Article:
There is no alternative to the three-pronged strategy: supporting Kiev, pressuring Russia to end its aggression, and helping the world deal with the consequences.
February 24, 2022 will forever be remembered as the day Russia began its brutal, unprovoked and illegal invasion of Ukraine. It was and still is a clear case of aggression and violation of the Charter of the United Nations. This war is not “only a European issue”, nor a battle of the “West against the rest”. What is at stake is the kind of world we all want to live in. No one is safe in a world where the illegal use of force, which in this case is also carried out by a nuclear power and permanent member of the Security Council, has been normalized. Therefore, international law must apply everywhere to protect us against abuses of power, blackmail and military attacks.
A year later, there is a risk that people will get used to the images of war crimes and atrocities they see because there are so many of them; that the words we use begin to lose their meaning because we have to repeat them so often; and that we grow weary and weaken our resolve, because time passes and the task before us is difficult. But we must persevere. With each passing day, Russia continues to violate the UN Charter, set a dangerous imperialist precedent, kill innocent Ukrainian women, men and children, launch missiles at cities and civilian infrastructure and spread lies.
The European Union and our partners have no choice but to stick to our three-pronged strategy: to support Ukraine, to pressure Russia to end its aggression and to help the rest of the world cope with the consequences. And this is what we have been doing successfully for a year now. We have passed unprecedented sanctions, reduced our dependence on Russian fossil fuels and, working closely with our key allies, cut by 50% the energy revenue the Kremlin derives to fund itself. By working together, and thanks in part to our Solidarity Routes and the Black Sea Grain Initiative, we can already lower food and energy prices.
It is not enough to say that we want Ukraine to be able to defend itself. You need the resources to do it. And for this reason, the EU has supplied arms to an attacked country for the first time and is the main provider of military training for the Ukrainian army. We also provide significant macro-financial and humanitarian assistance and have decided to respond positively to Ukraine’s application to join the EU. And at the same time, we are working to ensure that Russia is held accountable for its war crimes. Russia is further isolated by global sanctions and condemnation from the vast majority of states in the UN General Assembly.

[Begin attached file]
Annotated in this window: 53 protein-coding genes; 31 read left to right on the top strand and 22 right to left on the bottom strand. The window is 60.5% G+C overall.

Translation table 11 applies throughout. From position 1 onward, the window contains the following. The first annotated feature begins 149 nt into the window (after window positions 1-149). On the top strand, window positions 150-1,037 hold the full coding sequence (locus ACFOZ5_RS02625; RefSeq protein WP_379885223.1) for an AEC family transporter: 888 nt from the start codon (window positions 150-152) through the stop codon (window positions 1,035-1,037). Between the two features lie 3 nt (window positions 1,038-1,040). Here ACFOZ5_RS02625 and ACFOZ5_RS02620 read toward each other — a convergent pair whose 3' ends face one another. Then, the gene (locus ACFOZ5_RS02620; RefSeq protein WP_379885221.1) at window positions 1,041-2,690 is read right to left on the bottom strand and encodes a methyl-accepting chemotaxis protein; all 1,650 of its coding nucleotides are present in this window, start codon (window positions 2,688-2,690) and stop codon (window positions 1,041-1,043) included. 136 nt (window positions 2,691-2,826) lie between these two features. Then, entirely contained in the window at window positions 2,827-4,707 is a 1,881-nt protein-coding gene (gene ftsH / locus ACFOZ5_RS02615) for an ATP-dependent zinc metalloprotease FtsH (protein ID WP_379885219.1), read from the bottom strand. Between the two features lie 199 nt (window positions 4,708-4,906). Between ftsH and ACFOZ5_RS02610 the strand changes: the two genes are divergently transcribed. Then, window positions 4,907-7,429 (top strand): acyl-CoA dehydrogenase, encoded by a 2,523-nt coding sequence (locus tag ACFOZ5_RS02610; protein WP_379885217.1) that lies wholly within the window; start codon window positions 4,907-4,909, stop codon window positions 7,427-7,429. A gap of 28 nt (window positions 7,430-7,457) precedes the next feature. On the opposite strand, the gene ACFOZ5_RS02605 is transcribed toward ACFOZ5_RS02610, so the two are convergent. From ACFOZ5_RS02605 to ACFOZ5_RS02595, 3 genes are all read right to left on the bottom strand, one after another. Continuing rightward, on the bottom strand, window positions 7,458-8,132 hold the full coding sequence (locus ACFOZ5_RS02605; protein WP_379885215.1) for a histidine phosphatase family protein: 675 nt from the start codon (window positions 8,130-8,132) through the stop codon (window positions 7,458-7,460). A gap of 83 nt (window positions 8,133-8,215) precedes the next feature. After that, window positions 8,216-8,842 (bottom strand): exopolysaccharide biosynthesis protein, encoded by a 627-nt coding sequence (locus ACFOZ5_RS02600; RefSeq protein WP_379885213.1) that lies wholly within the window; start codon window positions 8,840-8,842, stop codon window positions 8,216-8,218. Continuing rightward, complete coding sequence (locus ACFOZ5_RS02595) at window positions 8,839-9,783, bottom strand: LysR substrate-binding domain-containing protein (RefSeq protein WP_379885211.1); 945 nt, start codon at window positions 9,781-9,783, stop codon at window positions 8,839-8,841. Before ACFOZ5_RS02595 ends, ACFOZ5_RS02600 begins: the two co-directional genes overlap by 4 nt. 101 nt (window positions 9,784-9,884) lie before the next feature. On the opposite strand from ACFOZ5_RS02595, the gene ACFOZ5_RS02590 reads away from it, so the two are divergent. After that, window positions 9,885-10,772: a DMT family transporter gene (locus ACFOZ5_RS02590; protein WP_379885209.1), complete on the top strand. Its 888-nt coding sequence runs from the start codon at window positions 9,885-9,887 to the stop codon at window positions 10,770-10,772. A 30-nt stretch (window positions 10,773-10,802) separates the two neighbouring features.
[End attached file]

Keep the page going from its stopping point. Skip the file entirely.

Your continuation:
Ukraine has shown its remarkable resilience, and our common goal is and will remain a democratic Ukraine that expels the invader and restores its full sovereignty. Above all, we want peace in Ukraine, a comprehensive and lasting peace that is in accordance with the Charter of the United Nations and international law. Supporting Ukraine and working for peace go hand in hand. History and justice are on Ukraine’s side. But to accelerate the story and achieve justice, we must leverage our three-pronged strategy. We know it is a collective task and that is why the EU calls on all its partners to act in a spirit of shared responsibility to ensure that aggression fails, international law prevails and we achieve peace.
Source: La Verdad
I am George Kunkel, an author working for Today Times Live. I specialize in opinion pieces and cover stories that are both informative and thought-provoking – helping to shape public discourse on key issues. My work is regularly featured across the network’s many platforms, including print media and social media.